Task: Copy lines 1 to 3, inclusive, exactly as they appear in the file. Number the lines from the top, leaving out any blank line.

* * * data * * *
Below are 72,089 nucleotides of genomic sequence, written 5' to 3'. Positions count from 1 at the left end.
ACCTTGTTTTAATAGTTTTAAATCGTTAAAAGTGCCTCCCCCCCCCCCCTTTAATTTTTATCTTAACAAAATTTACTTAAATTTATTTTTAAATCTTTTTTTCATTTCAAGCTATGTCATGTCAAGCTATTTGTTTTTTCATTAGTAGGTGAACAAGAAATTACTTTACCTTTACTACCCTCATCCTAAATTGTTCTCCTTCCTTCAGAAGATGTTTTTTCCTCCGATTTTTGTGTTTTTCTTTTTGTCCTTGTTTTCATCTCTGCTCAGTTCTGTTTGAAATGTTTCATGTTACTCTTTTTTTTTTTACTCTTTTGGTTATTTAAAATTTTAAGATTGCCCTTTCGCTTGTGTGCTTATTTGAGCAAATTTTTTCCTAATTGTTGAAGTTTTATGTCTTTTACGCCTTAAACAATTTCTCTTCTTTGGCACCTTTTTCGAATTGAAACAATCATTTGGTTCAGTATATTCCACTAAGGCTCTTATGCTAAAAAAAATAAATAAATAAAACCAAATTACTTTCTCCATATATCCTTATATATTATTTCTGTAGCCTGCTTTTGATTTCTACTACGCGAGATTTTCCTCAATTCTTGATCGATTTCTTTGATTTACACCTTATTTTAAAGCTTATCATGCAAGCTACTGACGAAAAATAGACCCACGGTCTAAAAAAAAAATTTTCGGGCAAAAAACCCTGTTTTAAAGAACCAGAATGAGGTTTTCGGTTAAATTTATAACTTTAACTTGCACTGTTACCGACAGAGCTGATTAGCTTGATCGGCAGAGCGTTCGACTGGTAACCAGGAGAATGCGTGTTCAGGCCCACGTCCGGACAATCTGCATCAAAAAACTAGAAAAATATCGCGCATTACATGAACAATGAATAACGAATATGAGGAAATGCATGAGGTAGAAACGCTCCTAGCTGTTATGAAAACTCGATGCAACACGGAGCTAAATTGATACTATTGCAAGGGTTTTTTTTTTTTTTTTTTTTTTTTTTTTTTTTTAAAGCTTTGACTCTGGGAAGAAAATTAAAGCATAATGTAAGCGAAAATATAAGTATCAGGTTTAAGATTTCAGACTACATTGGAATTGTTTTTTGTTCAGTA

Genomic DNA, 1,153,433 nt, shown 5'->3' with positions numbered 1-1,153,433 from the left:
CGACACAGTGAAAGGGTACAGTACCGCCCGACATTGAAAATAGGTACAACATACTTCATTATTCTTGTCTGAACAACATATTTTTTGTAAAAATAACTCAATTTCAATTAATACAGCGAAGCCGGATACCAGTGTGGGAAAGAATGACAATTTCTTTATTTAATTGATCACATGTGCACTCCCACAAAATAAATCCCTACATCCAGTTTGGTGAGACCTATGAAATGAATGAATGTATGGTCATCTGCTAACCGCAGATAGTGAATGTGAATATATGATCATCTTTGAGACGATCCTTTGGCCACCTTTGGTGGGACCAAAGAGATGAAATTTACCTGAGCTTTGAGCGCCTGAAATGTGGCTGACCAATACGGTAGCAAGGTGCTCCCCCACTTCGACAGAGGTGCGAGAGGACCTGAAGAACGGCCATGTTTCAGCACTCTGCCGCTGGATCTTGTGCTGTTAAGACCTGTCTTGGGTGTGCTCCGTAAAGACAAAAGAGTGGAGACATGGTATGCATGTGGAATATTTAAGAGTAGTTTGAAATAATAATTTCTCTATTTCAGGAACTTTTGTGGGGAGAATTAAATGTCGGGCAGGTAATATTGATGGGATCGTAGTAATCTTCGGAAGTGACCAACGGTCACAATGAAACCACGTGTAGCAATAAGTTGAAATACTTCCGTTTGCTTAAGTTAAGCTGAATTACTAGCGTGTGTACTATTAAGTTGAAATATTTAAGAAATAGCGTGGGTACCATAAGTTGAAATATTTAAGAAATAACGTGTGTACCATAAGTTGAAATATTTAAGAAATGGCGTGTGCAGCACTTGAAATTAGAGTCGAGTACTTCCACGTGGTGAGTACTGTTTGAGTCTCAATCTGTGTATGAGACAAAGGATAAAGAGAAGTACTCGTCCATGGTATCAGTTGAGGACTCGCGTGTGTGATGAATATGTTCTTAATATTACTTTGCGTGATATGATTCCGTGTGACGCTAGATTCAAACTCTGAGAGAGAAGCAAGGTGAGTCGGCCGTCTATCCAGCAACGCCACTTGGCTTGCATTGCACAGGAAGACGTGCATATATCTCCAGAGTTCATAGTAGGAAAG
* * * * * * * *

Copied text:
Below are 72,089 nucleotides of genomic sequence, written 5' to 3'. Positions count from 1 at the left end.
ACCTTGTTTTAATAGTTTTAAATCGTTAAAAGTGCCTCCCCCCCCCCCCTTTAATTTTTATCTTAACAAAATTTACTTAAATTTATTTTTAAATCTTTTTTTCATTTCAAGCTATGTCATGTCAAGCTATTTGTTTTTTCATTAGTAGGTGAACAAGAAATTACTTTACCTTTACTACCCTCATCCTAAATTGTTCTCCTTCCTTCAGAAGATGTTTTTTCCTCCGATTTTTGTGTTTTTCTTTTTGTCCTTGTTTTCATCTCTGCTCAGTTCTGTTTGAAATGTTTCATGTTACTCTTTTTTTTTTTACTCTTTTGGTTATTTAAAATTTTAAGATTGCCCTTTCGCTTGTGTGCTTATTTGAGCAAATTTTTTCCTAATTGTTGAAGTTTTATGTCTTTTACGCCTTAAACAATTTCTCTTCTTTGGCACCTTTTTCGAATTGAAACAATCATTTGGTTCAGTATATTCCACTAAGGCTCTTATGCTAAAAAAAATAAATAAATAAAACCAAATTACTTTCTCCATATATCCTTATATATTATTTCTGTAGCCTGCTTTTGATTTCTACTACGCGAGATTTTCCTCAATTCTTGATCGATTTCTTTGATTTACACCTTATTTTAAAGCTTATCATGCAAGCTACTGACGAAAAATAGACCCACGGTCTAAAAAAAAAATTTTCGGGCAAAAAACCCTGTTTTAAAGAACCAGAATGAGGTTTTCGGTTAAATTTATAACTTTAACTTGCACTGTTACCGACAGAGCTGATTAGCTTGATCGGCAGAGCGTTCGACTGGTAACCAGGAGAATGCGTGTTCAGGCCCACGTCCGGACAATCTGCATCAAAAAACTAGAAAAATATCGCGCATTACATGAACAATGAATAACGAATATGAGGAAATGCATGAGGTAGAAACGCTCCTAGCTGTTATGAAAACTCGATGCAACACGGAGCTAAATTGATACTATTGCAAGGGTTTTTTTTTTTTTTTTTTTTTTTTTTTTTTTTTAAAGCTTTGACTCTGGGAAGAAAATTAAAGCATAATGTAAGCGAAAATATAAGTATCAGGTTTAAGATTTCAGACTACATTGGAATTGTTTTTTGTTCAGTA

Genomic DNA, 1,153,433 nt, shown 5'->3' with positions numbered 1-1,153,433 from the left: